There was a lot of talk when Sam Gagner and Andrew Cogliano made the Edmonton Oilers in 07-08, that a new era of exciting young players had started. The Oilers were a team with a bright future and other teams were to watch out for their renaissance. However that was not to be and with each subsequent season, the Oilers finished lower and lower in the standings and literally hit rock bottom last season. The 2010 offseason was a very special one for the Oilers organization and it all started with the draft. After much speculation and debate throughout the season, Oilers selected Taylor Hall with their historic first overall selection. As of today, he is one of the main reasons to care about this dismal season. Each and every game, Hall wows us with many scintillating plays, keeping us interested in Oilers and their development. However, we already knew all this would happen. We had all anticipated that the new rookie movement will fill us with HOPE. We all knew that Devan Dubnyk would perform as a solid netminder in the NHL. We knew Peckham would wreck ‘em all and Petry would impress us with his control and poise.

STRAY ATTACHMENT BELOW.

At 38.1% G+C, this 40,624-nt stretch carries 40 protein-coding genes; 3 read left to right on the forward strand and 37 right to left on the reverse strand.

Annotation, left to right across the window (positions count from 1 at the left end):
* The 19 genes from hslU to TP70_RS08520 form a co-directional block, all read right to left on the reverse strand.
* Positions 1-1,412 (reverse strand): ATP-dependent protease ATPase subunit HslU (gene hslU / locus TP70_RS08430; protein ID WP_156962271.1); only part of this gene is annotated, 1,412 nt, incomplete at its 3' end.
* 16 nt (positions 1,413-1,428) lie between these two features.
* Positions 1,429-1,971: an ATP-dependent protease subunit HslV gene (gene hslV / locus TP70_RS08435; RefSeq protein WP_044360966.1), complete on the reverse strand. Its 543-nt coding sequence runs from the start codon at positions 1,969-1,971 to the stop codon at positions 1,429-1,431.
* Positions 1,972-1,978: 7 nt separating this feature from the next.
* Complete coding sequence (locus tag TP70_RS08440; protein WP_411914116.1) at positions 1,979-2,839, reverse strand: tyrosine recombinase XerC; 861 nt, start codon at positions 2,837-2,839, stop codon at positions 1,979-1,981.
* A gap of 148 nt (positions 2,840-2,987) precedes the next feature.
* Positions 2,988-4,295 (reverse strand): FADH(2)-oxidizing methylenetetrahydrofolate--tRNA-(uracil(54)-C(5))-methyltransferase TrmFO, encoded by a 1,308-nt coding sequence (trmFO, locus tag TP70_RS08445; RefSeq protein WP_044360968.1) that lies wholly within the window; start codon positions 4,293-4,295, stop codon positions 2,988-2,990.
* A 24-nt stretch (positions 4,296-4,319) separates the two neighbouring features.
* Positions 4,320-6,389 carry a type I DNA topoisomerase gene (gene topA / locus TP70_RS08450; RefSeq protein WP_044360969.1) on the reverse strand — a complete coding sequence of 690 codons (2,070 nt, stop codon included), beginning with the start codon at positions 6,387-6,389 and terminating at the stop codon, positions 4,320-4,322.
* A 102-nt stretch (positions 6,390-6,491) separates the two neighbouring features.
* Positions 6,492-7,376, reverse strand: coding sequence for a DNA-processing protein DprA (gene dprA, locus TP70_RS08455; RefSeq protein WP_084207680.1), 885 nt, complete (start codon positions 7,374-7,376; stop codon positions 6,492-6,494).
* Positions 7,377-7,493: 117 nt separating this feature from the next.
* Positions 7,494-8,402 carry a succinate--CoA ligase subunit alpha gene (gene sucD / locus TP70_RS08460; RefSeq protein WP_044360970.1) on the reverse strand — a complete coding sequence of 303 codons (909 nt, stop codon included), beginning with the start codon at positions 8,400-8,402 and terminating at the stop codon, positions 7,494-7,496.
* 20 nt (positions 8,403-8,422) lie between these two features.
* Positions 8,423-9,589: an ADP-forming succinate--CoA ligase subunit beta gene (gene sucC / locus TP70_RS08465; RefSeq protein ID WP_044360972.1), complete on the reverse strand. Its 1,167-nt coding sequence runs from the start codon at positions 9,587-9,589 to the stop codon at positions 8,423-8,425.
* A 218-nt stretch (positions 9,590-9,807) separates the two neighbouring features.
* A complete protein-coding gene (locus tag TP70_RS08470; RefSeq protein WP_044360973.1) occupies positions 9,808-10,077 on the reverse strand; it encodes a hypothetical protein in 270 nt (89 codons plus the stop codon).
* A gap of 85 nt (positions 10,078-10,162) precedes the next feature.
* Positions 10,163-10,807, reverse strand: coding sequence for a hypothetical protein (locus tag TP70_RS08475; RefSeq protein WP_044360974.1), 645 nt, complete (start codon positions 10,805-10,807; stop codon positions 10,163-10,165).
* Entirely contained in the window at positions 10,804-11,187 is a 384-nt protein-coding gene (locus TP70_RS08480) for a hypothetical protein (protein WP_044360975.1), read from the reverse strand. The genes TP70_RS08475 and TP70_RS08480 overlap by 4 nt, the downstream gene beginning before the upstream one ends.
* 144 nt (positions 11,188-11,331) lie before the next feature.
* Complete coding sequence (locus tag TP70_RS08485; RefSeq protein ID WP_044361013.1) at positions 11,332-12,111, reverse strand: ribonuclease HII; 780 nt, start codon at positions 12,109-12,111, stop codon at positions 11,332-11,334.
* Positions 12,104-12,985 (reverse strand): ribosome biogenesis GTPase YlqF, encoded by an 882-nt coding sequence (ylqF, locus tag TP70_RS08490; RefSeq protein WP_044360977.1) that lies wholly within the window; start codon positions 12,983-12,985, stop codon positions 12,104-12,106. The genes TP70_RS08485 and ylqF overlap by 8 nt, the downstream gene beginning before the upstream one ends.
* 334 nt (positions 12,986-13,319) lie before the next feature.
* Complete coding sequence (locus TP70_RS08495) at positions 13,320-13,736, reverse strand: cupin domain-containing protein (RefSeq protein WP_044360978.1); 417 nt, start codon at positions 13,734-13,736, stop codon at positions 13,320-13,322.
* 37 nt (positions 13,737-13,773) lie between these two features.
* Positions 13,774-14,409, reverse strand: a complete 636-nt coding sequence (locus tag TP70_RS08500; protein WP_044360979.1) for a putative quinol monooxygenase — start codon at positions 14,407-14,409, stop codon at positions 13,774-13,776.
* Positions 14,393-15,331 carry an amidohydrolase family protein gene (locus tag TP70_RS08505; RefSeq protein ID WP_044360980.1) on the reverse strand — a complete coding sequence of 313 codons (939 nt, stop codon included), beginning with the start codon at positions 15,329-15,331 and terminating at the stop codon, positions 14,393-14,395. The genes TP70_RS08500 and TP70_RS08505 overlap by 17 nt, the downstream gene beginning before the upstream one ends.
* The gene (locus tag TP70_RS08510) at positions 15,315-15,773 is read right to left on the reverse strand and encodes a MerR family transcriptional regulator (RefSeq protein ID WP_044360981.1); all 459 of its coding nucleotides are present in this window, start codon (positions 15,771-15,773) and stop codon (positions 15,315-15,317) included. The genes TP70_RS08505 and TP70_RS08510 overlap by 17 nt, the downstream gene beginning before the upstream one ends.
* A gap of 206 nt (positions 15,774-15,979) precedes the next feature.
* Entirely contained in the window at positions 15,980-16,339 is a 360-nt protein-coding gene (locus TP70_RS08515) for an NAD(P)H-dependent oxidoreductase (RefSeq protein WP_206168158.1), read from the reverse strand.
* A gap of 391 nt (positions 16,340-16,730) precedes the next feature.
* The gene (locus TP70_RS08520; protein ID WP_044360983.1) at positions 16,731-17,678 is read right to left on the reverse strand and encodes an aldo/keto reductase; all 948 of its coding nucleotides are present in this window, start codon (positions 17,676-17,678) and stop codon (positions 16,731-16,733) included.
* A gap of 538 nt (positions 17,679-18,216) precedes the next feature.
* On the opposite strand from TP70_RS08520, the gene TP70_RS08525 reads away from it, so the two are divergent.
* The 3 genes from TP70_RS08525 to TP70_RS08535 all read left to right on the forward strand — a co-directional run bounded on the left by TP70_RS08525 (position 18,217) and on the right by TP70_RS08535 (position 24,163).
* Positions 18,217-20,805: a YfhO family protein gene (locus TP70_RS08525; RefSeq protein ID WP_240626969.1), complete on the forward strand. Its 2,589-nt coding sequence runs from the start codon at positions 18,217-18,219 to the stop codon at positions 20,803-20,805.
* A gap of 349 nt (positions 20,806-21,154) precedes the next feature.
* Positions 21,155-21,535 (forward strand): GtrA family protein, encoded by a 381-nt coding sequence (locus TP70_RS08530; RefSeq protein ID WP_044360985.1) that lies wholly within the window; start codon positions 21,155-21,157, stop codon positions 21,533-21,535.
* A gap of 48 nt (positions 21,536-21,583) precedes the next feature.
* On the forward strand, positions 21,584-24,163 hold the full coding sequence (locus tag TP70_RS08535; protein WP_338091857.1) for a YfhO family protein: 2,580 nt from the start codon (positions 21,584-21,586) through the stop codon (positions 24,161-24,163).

Due to some tremendous drafting and little bit of luck, our prospects pool doesn't look empty despite the huge turnover. Anton Lander is having a tremendous season. His resume already boasting superior defensive skills, he looks to have added some offensive acumen to his game as well. He has surpassed his scoring totals from last season. His only drawback is his skating, but the same could have been said of Jodan Eberle. Of all the prospects turning pro this fall, I think Lander has the best chance at cracking the Oiler's roster. That is not to say that others have been bad. No sir, Curtis Hamilton has continued his strong play and the best news is that he has been healthy. The Saskatoon Blades traded for Brayden Schenn and Hamilton is now playing on a line with him. This only means better things for Hamilton. He is a big kid who is known for his strong 2 way play, making right plays and not putting himself in a position to hurt his team by taking penalties as evidenced by his 10 penalty minutes all season. All three defensive prospects in the CHL are developing well and showing more than capable offensive prowess. At first glance Martin Marincin seems to be leading the trio, but he and Davidson have a similar ES P/G pace and Blaine is ahead of them both in that area. Of course Marincin has the draft pedigree over them, but as of today very little separates the three. They have size, skill and grit. That being said, their defensive skills are said to be raw and it will be a while before they can impact the club at the NHL level. Ryan Martindale continues his offensive season. His scoring is far above his 09-10 numbers and he is a part of the most productive line in the OHL. However, Martindale has scored the least points among the trio, which is odd as he is a center and one would expect the puck to pass through him more often. Kristians Pelss and Drew Czerwonka seem to be keeping their heads above water, but same cannot be said for Cameron Abney.